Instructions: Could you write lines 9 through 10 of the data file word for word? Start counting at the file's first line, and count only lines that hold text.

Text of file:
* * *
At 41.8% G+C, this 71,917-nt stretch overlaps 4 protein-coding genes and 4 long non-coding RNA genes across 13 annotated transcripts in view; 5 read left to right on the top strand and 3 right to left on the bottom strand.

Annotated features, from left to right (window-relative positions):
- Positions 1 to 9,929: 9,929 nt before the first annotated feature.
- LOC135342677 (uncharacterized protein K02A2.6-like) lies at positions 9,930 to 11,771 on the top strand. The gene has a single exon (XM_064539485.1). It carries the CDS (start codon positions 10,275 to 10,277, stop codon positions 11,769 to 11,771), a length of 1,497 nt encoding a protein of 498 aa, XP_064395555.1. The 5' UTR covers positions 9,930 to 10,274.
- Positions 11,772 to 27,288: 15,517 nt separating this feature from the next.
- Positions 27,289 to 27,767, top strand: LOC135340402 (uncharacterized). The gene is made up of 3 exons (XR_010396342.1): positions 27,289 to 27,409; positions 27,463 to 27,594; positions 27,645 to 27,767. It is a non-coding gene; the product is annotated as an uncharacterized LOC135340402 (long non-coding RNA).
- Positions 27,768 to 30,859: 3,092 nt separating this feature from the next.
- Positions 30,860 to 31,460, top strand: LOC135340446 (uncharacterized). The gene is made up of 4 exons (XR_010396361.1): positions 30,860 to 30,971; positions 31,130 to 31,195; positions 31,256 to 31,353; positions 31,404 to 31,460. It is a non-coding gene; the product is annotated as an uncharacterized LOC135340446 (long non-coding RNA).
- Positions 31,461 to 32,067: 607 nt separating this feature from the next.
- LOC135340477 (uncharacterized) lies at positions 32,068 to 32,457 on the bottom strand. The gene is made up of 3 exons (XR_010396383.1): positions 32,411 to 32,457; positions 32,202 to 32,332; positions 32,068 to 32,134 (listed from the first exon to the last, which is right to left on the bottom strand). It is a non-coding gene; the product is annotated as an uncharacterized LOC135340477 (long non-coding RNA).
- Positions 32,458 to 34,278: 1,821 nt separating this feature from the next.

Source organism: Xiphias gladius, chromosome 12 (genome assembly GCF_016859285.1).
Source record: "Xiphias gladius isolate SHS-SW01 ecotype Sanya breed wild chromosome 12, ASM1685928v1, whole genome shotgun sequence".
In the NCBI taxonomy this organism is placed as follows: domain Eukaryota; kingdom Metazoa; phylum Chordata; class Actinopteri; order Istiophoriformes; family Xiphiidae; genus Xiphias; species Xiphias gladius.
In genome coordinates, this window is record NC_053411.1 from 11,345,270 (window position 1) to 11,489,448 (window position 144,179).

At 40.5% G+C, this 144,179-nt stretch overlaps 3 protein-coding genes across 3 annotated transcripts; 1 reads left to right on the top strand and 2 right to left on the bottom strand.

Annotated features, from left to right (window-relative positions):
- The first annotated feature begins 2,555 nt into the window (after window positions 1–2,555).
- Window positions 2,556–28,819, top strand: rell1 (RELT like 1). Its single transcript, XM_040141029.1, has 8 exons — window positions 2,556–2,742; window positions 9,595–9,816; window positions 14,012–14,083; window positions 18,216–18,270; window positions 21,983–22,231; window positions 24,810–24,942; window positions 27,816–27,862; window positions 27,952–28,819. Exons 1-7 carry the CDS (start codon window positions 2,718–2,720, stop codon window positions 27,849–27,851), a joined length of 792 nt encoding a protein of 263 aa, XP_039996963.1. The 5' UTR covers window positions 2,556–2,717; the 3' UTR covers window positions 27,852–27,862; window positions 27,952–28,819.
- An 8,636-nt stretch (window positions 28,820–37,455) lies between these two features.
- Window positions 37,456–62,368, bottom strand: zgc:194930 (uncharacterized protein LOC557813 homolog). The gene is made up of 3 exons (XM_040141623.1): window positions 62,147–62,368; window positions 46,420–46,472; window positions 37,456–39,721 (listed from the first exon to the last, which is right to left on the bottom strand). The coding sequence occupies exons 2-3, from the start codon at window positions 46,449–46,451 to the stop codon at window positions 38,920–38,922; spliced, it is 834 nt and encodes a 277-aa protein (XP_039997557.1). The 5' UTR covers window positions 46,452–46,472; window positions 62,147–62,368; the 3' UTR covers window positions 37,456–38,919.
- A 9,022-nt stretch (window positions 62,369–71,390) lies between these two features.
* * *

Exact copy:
- Positions 31,461 to 32,067: 607 nt separating this feature from the next.
- LOC135340477 (uncharacterized) lies at positions 32,068 to 32,457 on the bottom strand. The gene is made up of 3 exons (XR_010396383.1): positions 32,411 to 32,457; positions 32,202 to 32,332; positions 32,068 to 32,134 (listed from the first exon to the last, which is right to left on the bottom strand). It is a non-coding gene; the product is annotated as an uncharacterized LOC135340477 (long non-coding RNA).